- 时间: 5:30-7:00pm
- 日期: 2021年5月11日，星期二
- 地点: HS436 and Zhumu (Please contact the organiser for Zhumu details)
Pessimistic pronouncements about global heating are increasingly commonplace and not without basis in fact (e.g. Franzen 2019, Scranton 2015). However, they also receive strong criticism from writers and activists. Often the point of issue is not the scientific evidence. Rather, so-called ‘doomers’ are accused of underplaying human agency and our capacity to change a broken system, and of dangerously distracting from the real priority of challenging the hegemony of fossil capital. Climate pessimism has also been understood as an articulation of white privilege (e.g. by Heglar 2019) that confuses the end of a particular way of life, which has only ever been enjoyed by a global elite, with total civilisational collapse. Similarly, catastrophist discourse focused on the future might be seen to occlude the environmental and cultural destruction already endured by indigenous peoples around the world as a result of Western extractivist imperialism (Whyte 2020). Whereas some authors and activists produce grim imaginings of climate apocalypse as a kind of heuristic meant to inspire change (e.g. McKibben 2019), others see this as wishful thinking and suggest that such imaginings are very likely to come to pass. This paper suggests that what is at stake in these arguments is not so much differing interpretations of climate science, but differing philosophical views about human nature and our relationship to the nonhuman. It contextualises recent visions of climate apocalypse in relation to the Western tradition of philosophical pessimism, beginning with Schopenhauer and including later figures such as Nietzsche, Cioran, and Benatar. By understanding climate pessimism as fundamentally a philosophical position, we may be better able to judge the veracity of its pronouncements and the value that they may, or may not, have in imagining the world anew.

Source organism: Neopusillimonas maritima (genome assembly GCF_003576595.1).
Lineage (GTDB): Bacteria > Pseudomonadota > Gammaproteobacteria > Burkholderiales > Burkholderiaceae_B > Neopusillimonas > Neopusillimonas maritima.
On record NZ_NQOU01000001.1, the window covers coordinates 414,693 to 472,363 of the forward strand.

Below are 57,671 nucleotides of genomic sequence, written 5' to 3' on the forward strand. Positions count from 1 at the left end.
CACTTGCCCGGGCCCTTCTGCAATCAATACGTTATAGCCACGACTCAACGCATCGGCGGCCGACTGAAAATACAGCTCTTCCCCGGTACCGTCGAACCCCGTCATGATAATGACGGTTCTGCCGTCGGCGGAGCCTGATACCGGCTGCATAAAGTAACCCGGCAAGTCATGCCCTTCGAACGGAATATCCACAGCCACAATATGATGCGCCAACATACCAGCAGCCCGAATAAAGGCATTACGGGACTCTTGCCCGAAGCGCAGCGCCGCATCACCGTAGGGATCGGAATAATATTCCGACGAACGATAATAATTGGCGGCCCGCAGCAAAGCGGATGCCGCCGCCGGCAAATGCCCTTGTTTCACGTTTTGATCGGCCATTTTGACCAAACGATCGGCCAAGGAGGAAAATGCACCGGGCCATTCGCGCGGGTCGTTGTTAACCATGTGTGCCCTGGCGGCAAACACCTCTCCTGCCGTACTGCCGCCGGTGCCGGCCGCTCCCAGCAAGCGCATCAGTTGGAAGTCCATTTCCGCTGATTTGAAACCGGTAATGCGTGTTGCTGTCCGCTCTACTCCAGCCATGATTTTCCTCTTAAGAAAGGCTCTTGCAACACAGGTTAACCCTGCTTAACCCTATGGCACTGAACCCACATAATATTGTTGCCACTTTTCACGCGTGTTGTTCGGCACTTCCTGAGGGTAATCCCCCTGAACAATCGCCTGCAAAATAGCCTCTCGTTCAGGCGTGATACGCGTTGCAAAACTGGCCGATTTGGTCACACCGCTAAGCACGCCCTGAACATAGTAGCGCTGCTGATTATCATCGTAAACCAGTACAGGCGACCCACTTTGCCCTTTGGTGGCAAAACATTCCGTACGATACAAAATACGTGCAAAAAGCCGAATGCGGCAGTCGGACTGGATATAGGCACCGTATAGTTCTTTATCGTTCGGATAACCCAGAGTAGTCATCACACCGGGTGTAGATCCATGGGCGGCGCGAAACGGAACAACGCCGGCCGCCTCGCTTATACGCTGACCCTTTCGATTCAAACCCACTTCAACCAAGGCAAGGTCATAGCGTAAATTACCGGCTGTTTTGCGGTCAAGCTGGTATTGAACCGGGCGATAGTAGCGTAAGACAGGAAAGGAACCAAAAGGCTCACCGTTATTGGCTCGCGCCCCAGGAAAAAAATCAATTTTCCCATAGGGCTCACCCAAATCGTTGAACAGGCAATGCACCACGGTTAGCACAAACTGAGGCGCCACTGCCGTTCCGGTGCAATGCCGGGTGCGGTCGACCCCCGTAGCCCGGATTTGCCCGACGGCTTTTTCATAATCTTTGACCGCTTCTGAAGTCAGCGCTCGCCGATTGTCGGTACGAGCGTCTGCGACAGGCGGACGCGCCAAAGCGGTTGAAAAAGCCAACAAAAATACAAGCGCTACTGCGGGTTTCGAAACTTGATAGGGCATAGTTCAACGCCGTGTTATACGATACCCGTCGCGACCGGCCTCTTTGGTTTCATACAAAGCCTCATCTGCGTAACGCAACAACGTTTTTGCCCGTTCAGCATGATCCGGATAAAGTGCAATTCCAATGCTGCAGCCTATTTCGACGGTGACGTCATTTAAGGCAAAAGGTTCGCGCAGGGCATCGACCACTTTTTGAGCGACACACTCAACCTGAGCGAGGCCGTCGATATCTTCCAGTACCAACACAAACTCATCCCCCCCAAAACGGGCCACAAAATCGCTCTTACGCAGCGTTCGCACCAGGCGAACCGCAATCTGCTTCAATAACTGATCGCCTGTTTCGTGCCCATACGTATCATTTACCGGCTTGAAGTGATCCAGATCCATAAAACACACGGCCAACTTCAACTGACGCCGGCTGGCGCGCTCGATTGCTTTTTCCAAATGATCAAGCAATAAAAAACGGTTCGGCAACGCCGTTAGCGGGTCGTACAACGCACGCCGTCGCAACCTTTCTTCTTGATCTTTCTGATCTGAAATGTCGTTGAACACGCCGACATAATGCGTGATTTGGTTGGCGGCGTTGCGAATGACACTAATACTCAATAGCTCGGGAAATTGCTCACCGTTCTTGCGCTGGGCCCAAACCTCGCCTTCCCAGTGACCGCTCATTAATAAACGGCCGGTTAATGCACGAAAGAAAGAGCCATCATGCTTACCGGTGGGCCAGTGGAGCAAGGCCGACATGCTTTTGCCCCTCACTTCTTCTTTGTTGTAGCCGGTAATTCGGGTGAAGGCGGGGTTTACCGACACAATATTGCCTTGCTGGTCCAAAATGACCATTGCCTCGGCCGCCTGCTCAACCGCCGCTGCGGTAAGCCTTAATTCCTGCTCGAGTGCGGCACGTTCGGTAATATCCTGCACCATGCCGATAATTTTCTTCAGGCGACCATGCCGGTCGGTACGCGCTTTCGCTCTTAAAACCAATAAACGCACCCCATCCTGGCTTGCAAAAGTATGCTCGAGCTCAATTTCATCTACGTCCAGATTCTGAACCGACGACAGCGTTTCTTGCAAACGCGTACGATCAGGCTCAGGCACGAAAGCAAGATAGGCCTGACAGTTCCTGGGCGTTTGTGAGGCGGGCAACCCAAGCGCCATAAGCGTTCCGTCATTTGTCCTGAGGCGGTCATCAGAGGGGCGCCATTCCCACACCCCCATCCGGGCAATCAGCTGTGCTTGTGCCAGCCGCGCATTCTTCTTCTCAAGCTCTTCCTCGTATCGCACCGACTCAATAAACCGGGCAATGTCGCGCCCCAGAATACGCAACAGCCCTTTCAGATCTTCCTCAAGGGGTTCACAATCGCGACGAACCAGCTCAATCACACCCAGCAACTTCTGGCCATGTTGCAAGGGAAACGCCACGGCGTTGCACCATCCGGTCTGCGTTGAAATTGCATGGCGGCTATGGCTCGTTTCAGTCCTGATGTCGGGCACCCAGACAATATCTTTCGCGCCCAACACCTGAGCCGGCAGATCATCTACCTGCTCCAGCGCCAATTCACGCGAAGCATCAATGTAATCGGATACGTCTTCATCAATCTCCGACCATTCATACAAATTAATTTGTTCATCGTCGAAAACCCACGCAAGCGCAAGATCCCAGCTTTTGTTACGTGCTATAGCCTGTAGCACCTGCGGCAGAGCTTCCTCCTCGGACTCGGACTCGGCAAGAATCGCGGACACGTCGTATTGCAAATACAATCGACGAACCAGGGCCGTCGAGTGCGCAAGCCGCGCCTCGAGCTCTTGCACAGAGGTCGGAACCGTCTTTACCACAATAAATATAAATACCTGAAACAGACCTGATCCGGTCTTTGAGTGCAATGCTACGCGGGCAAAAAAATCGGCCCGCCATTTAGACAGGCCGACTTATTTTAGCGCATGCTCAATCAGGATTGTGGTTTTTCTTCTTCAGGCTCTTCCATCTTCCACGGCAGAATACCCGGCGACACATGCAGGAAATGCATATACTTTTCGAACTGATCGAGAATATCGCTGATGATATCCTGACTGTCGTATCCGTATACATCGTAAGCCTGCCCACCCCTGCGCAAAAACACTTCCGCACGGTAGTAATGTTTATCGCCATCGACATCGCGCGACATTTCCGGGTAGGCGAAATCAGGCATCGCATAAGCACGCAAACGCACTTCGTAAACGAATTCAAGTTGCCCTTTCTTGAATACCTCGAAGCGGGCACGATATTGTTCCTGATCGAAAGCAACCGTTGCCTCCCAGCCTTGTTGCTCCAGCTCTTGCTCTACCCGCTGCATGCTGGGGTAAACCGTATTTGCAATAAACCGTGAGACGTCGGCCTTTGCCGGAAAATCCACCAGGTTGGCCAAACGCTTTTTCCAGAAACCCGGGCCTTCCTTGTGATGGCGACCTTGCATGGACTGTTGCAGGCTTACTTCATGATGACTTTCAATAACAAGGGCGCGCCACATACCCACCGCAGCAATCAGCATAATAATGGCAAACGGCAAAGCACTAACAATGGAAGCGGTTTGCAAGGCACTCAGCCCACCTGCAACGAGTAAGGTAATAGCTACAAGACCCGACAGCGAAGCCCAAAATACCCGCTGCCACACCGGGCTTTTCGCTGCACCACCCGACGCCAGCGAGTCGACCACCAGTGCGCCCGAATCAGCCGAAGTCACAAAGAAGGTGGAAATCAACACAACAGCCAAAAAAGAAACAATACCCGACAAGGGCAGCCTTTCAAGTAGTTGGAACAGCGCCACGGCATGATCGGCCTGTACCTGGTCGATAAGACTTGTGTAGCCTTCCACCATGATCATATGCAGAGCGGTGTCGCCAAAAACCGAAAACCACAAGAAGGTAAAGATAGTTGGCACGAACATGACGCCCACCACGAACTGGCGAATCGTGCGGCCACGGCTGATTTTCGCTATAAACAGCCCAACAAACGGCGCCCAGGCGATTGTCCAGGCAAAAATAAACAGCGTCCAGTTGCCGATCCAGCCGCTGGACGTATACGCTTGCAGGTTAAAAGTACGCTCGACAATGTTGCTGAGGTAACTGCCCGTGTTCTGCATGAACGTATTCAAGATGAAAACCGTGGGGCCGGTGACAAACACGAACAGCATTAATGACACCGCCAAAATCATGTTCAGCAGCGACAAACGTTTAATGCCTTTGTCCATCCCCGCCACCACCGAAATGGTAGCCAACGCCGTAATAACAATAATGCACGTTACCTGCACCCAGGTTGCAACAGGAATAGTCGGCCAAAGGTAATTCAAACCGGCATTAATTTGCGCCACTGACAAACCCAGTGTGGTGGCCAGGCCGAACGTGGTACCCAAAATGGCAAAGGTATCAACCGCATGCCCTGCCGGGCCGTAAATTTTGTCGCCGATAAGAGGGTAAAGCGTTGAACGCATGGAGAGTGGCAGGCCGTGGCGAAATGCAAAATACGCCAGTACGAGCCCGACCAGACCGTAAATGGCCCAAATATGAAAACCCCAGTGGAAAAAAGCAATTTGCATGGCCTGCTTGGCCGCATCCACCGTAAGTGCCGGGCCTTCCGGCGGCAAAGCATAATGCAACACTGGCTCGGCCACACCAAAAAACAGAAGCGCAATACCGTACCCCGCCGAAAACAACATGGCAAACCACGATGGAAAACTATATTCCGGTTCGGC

David Higgins is Professor of Environmental Humanities at the University of Leeds. His research moves between the environmental humanities and British Romanticism. His recent publications include British Romanticism, Climate Change, and the Anthropocene (2017), which examines a wide range of texts in relation to the global crisis created by the eruption of Mount Tambora in 1815, and a special journal issue on ‘Environmental Humanities Approaches to Climate Change’. His co-written book on modern British nature writing is forthcoming with Cambridge University Press.